Well, I thought it was funny anyway.
In an effort to avoid "text-only" blandness, I'll start adding some photos to this blog, and maybe I'll look into other options for making the site a little more interesting.
My equipment for this challenge:
Andrei's violin. This is a no-brand 4/4 model from Amazon that cost something like $35 new, and came with the bow, a nice case, and some rosin. I'm sure that any legit violin player would be ashamed to be seen with the thing, but it is a great option for anyone without any violin experience who wants to take a stab at the instrument before investing in a better-quality violin. The tuning pegs are not 100% reliable; the pegs and fingerboard are cheap molded plastic. In order to get any sound out of it, it's best to score the rosin and spend a lot of time rosining up the bow first. I may or may not use this on any of the songs.
My M. Hohner Marine Band Harmonica, a gift from Andrei. I think I have (or had) another harmonica with a lower register, but I can't find it and probably lost it at some point. Not sure if I'm going to use it on any songs, especially because if I want a harmonica-like sound I am more likely to turn to:
The Grande Vox 12 Bass Accordion, on loan from my dad for the past 20 years or so. I prefer the 12 bass accordions because they're so much simpler to operate than the more elaborate models, and because my fingertips are so wide that I tend to accidentally hit extra buttons on the 24 bass and higher models (it sounds terrible when that happens). A big drawback to the 12 bass is the absence of the not-uncommon B, C#, E, and F# chords/bass notes (and of course all the minored versions of those chords). Simply keying those chords with the right hand as a substitute for the bass buttons doesn't fly - the keys are in a higher register, and it's too incongruous to switch between the bass buttons and the keys mid-song. Also, some of the right hand keys of this accordion are screechingly out of tune; I can work my way around them for a note or two, but not if I'm sustaining chords. Nevertheless I am certain to use this machine for one or more of the songs for this project.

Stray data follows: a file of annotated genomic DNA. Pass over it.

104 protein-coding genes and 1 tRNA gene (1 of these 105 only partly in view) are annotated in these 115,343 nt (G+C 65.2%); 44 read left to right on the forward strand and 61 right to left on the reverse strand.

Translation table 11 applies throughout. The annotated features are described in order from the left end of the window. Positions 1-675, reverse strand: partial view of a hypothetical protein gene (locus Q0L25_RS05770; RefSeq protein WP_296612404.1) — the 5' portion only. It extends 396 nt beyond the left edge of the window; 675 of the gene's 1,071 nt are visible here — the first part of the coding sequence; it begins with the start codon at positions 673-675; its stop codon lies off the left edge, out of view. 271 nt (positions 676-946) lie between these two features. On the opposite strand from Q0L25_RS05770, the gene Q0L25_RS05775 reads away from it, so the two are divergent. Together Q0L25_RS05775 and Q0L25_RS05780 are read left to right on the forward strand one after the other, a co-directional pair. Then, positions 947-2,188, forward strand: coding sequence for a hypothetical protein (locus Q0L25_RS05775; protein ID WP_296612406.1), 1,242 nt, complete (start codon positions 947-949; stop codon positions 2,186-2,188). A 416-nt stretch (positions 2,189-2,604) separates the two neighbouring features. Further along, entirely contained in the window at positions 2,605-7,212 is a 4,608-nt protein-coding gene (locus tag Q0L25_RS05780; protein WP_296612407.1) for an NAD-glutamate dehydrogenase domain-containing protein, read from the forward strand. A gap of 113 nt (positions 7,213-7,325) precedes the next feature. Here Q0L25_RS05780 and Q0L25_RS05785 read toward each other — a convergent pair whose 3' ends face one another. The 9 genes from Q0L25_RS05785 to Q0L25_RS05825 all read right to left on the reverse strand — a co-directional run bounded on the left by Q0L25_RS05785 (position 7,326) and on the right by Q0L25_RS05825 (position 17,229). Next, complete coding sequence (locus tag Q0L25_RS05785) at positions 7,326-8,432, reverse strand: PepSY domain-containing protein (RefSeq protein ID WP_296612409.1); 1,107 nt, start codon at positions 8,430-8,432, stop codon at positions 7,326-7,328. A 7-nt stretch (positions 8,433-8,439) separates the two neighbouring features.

My Silvertone archtop acoustic guitar. There is no model or serial number on this guitar, so I'm sure it's just a cheap, mass-produced mid-century model. Silvertone apparently used that "wind chime" logo through 1957, so the guitar is no younger than that. Looking for it on the web just now, I found a scan of a catalog ad (probably a Sears catalog?) from 1956 which might be selling this exact guitar, #57 H 0702L, advertised as "Our Lowest-Priced Arched Guitar" for $17.95.
Despite its unimpressive origins and pedigree, I got this guitar a couple years ago because I'd wanted an archtop and this one was free of the neck heel separation and dimpled fronts that plague poorly-maintained archtops. Tip: If someone claims the guitar he is trying to sell is a great slide guitar, that means that the neck is badly bowed and the action high enough to make the instrument nearly unplayable unless you're using it as a slide guitar (i.e. essentially making the fretboard unnecessary). Most vintage archtops have that problem, fortunately mine doesn't. Not yet anyway.